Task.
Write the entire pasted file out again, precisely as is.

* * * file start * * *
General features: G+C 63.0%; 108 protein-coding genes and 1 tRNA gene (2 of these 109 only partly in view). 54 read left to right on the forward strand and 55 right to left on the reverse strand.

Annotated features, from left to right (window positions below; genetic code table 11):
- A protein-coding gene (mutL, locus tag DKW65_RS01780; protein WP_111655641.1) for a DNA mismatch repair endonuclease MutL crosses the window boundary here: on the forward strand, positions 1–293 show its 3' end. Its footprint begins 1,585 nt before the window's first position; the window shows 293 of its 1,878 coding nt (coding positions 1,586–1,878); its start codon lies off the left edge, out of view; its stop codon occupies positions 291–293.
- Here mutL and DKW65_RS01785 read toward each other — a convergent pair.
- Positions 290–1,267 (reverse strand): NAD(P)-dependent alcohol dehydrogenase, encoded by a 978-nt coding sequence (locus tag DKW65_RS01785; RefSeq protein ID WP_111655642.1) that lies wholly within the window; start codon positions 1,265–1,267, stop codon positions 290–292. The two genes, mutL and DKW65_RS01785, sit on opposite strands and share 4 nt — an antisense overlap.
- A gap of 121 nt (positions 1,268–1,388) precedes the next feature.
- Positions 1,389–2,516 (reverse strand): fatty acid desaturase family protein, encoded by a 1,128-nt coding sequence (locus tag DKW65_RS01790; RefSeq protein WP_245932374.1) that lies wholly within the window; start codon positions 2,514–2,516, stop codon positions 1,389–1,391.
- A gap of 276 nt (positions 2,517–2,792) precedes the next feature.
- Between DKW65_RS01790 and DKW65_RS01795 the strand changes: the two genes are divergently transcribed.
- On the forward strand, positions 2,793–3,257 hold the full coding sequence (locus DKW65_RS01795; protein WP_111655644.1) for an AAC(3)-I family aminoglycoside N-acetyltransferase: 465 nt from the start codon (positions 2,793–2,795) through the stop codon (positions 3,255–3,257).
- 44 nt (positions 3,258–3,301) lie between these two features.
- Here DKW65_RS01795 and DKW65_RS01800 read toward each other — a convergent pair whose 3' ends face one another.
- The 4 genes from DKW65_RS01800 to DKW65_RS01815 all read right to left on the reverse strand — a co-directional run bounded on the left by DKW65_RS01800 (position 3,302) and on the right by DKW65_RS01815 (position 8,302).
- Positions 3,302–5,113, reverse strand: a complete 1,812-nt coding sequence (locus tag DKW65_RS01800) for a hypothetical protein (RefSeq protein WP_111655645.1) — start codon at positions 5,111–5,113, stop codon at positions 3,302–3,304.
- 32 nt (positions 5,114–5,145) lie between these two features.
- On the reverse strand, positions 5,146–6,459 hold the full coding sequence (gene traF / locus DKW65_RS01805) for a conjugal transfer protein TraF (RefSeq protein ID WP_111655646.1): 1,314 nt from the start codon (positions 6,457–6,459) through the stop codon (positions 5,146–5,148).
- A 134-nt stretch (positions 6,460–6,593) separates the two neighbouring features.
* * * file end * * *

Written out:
General features: G+C 63.0%; 108 protein-coding genes and 1 tRNA gene (2 of these 109 only partly in view). 54 read left to right on the forward strand and 55 right to left on the reverse strand.

Annotated features, from left to right (window positions below; genetic code table 11):
- A protein-coding gene (mutL, locus tag DKW65_RS01780; protein WP_111655641.1) for a DNA mismatch repair endonuclease MutL crosses the window boundary here: on the forward strand, positions 1–293 show its 3' end. Its footprint begins 1,585 nt before the window's first position; the window shows 293 of its 1,878 coding nt (coding positions 1,586–1,878); its start codon lies off the left edge, out of view; its stop codon occupies positions 291–293.
- Here mutL and DKW65_RS01785 read toward each other — a convergent pair.
- Positions 290–1,267 (reverse strand): NAD(P)-dependent alcohol dehydrogenase, encoded by a 978-nt coding sequence (locus tag DKW65_RS01785; RefSeq protein ID WP_111655642.1) that lies wholly within the window; start codon positions 1,265–1,267, stop codon positions 290–292. The two genes, mutL and DKW65_RS01785, sit on opposite strands and share 4 nt — an antisense overlap.
- A gap of 121 nt (positions 1,268–1,388) precedes the next feature.
- Positions 1,389–2,516 (reverse strand): fatty acid desaturase family protein, encoded by a 1,128-nt coding sequence (locus tag DKW65_RS01790; RefSeq protein WP_245932374.1) that lies wholly within the window; start codon positions 2,514–2,516, stop codon positions 1,389–1,391.
- A gap of 276 nt (positions 2,517–2,792) precedes the next feature.
- Between DKW65_RS01790 and DKW65_RS01795 the strand changes: the two genes are divergently transcribed.
- On the forward strand, positions 2,793–3,257 hold the full coding sequence (locus DKW65_RS01795; protein WP_111655644.1) for an AAC(3)-I family aminoglycoside N-acetyltransferase: 465 nt from the start codon (positions 2,793–2,795) through the stop codon (positions 3,255–3,257).
- 44 nt (positions 3,258–3,301) lie between these two features.
- Here DKW65_RS01795 and DKW65_RS01800 read toward each other — a convergent pair whose 3' ends face one another.
- The 4 genes from DKW65_RS01800 to DKW65_RS01815 all read right to left on the reverse strand — a co-directional run bounded on the left by DKW65_RS01800 (position 3,302) and on the right by DKW65_RS01815 (position 8,302).
- Positions 3,302–5,113, reverse strand: a complete 1,812-nt coding sequence (locus tag DKW65_RS01800) for a hypothetical protein (RefSeq protein WP_111655645.1) — start codon at positions 5,111–5,113, stop codon at positions 3,302–3,304.
- 32 nt (positions 5,114–5,145) lie between these two features.
- On the reverse strand, positions 5,146–6,459 hold the full coding sequence (gene traF / locus DKW65_RS01805) for a conjugal transfer protein TraF (RefSeq protein ID WP_111655646.1): 1,314 nt from the start codon (positions 6,457–6,459) through the stop codon (positions 5,146–5,148).
- A 134-nt stretch (positions 6,460–6,593) separates the two neighbouring features.